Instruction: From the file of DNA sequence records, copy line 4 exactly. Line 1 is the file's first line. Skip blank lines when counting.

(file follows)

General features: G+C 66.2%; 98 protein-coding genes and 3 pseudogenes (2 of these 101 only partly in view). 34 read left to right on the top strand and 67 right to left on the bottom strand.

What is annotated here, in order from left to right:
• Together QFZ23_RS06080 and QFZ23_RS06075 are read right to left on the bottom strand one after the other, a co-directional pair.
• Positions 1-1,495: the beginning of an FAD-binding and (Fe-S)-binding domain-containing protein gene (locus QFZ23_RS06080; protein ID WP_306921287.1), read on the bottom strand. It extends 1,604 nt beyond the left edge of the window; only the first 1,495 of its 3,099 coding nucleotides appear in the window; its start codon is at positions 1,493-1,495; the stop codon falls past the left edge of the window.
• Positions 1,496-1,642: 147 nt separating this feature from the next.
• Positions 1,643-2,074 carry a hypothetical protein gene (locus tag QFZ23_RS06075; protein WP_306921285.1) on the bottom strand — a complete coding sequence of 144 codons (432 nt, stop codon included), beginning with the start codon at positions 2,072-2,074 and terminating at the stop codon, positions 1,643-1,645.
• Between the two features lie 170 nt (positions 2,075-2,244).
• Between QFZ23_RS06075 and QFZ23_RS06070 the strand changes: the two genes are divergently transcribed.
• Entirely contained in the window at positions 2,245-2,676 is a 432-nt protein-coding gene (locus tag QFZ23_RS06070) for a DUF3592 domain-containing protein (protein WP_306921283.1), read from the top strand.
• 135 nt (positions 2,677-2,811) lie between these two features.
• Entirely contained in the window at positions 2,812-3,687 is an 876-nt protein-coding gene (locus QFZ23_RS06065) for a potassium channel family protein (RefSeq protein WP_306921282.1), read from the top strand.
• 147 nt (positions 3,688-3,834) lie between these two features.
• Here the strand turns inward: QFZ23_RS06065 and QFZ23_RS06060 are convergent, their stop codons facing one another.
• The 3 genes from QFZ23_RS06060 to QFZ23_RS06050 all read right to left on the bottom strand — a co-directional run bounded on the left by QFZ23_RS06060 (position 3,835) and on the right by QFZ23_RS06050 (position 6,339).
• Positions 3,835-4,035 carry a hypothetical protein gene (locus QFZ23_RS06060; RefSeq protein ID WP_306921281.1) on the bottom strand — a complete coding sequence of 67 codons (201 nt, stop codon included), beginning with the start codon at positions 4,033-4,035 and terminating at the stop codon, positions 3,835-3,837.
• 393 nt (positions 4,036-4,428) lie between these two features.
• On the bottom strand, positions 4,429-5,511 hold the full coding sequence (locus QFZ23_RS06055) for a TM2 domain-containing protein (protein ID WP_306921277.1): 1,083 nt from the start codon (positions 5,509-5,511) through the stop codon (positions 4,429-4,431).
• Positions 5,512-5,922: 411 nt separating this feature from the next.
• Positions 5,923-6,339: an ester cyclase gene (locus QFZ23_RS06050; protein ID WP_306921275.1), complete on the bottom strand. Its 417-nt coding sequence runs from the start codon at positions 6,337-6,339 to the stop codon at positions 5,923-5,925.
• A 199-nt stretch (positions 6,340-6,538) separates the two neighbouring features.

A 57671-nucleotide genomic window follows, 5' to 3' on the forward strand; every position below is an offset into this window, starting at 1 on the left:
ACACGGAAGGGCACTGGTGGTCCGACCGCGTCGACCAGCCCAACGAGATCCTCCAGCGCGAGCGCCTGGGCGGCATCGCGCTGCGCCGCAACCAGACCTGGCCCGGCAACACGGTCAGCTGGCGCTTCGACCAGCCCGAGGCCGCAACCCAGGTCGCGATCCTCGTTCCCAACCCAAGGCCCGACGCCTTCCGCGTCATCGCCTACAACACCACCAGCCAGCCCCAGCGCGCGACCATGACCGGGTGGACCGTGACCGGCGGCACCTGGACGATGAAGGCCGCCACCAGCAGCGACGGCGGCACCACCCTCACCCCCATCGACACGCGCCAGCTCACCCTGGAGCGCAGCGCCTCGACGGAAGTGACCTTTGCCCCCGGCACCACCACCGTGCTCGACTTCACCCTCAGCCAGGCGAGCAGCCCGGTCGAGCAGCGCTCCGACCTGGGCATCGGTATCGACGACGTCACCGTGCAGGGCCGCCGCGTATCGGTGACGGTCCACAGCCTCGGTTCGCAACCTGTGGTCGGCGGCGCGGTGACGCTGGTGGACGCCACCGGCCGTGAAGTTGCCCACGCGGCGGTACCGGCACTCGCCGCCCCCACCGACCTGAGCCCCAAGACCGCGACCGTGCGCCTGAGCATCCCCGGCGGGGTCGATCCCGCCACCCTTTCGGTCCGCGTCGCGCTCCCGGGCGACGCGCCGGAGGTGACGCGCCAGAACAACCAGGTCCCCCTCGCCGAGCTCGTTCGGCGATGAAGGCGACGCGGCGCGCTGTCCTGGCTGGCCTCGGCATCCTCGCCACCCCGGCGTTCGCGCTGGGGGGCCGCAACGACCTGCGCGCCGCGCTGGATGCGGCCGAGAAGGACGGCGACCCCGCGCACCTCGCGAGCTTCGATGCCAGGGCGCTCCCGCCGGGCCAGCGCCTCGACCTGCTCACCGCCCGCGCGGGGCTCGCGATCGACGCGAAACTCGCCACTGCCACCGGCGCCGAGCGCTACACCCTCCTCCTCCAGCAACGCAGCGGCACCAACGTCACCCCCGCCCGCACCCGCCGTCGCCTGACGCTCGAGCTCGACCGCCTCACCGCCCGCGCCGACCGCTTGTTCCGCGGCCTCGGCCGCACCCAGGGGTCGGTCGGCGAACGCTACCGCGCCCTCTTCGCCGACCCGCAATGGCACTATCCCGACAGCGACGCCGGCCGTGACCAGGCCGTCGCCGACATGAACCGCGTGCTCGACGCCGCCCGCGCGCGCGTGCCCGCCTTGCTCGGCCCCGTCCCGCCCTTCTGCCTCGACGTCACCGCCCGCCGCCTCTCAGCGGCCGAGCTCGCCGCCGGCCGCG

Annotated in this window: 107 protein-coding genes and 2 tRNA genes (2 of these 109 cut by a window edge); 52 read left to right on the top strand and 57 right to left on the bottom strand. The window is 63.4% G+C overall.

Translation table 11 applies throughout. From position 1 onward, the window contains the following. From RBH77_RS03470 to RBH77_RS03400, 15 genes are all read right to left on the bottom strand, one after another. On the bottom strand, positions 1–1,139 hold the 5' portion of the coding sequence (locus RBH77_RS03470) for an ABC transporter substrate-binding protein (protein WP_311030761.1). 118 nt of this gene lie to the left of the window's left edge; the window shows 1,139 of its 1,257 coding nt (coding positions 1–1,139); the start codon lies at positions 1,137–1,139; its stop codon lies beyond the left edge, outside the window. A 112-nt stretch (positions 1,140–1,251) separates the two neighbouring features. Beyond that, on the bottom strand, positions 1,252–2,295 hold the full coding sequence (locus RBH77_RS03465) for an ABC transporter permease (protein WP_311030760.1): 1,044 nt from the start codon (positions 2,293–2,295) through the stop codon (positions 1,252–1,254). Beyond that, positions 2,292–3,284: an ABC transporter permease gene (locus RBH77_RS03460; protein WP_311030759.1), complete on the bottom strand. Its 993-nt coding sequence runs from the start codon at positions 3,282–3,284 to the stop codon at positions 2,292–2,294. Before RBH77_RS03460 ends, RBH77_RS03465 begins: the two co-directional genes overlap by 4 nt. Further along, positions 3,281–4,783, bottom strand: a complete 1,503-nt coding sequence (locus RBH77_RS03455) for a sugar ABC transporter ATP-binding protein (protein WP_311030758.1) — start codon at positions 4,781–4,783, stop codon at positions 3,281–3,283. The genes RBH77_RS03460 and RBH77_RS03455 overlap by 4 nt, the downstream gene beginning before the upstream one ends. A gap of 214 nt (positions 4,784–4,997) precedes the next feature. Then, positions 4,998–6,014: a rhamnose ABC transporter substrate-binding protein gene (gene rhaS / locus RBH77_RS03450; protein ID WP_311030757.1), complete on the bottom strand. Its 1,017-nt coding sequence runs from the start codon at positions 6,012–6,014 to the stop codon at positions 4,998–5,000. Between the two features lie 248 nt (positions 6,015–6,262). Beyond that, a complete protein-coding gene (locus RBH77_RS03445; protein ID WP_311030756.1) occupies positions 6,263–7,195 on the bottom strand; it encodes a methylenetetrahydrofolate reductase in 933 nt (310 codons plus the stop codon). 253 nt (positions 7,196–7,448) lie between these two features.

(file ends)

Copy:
• Positions 1-1,495: the beginning of an FAD-binding and (Fe-S)-binding domain-containing protein gene (locus QFZ23_RS06080; protein ID WP_306921287.1), read on the bottom strand. It extends 1,604 nt beyond the left edge of the window; only the first 1,495 of its 3,099 coding nucleotides appear in the window; its start codon is at positions 1,493-1,495; the stop codon falls past the left edge of the window.